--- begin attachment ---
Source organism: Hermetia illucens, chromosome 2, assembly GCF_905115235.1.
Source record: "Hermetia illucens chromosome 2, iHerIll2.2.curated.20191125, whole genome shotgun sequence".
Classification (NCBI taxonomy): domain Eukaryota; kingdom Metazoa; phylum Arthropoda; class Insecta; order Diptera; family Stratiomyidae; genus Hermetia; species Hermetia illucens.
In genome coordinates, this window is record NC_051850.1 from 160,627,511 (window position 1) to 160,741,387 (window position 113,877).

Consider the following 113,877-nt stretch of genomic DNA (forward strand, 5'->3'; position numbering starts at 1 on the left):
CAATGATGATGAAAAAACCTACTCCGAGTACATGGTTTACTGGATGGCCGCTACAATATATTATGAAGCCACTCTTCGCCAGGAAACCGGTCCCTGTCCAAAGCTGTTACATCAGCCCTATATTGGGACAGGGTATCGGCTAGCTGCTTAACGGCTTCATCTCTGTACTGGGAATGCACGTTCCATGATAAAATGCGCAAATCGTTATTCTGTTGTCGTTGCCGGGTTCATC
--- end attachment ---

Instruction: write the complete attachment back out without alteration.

Source organism: Hermetia illucens, chromosome 2, assembly GCF_905115235.1.
Source record: "Hermetia illucens chromosome 2, iHerIll2.2.curated.20191125, whole genome shotgun sequence".
Classification (NCBI taxonomy): domain Eukaryota; kingdom Metazoa; phylum Arthropoda; class Insecta; order Diptera; family Stratiomyidae; genus Hermetia; species Hermetia illucens.
In genome coordinates, this window is record NC_051850.1 from 160,627,511 (window position 1) to 160,741,387 (window position 113,877).

Consider the following 113,877-nt stretch of genomic DNA (forward strand, 5'->3'; position numbering starts at 1 on the left):
CAATGATGATGAAAAAACCTACTCCGAGTACATGGTTTACTGGATGGCCGCTACAATATATTATGAAGCCACTCTTCGCCAGGAAACCGGTCCCTGTCCAAAGCTGTTACATCAGCCCTATATTGGGACAGGGTATCGGCTAGCTGCTTAACGGCTTCATCTCTGTACTGGGAATGCACGTTCCATGATAAAATGCGCAAATCGTTATTCTGTTGTCGTTGCCGGGTTCATC